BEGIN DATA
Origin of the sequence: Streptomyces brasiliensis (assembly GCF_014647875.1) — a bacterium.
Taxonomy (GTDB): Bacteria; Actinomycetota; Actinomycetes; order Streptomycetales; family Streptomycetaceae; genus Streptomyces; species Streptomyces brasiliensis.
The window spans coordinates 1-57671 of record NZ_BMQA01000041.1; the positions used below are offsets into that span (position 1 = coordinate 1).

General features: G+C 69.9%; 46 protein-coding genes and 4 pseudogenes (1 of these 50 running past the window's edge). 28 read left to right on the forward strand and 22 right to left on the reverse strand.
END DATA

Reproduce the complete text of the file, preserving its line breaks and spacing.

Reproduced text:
Origin of the sequence: Streptomyces brasiliensis (assembly GCF_014647875.1) — a bacterium.
Taxonomy (GTDB): Bacteria; Actinomycetota; Actinomycetes; order Streptomycetales; family Streptomycetaceae; genus Streptomyces; species Streptomyces brasiliensis.
The window spans coordinates 1-57671 of record NZ_BMQA01000041.1; the positions used below are offsets into that span (position 1 = coordinate 1).

General features: G+C 69.9%; 46 protein-coding genes and 4 pseudogenes (1 of these 50 running past the window's edge). 28 read left to right on the forward strand and 22 right to left on the reverse strand.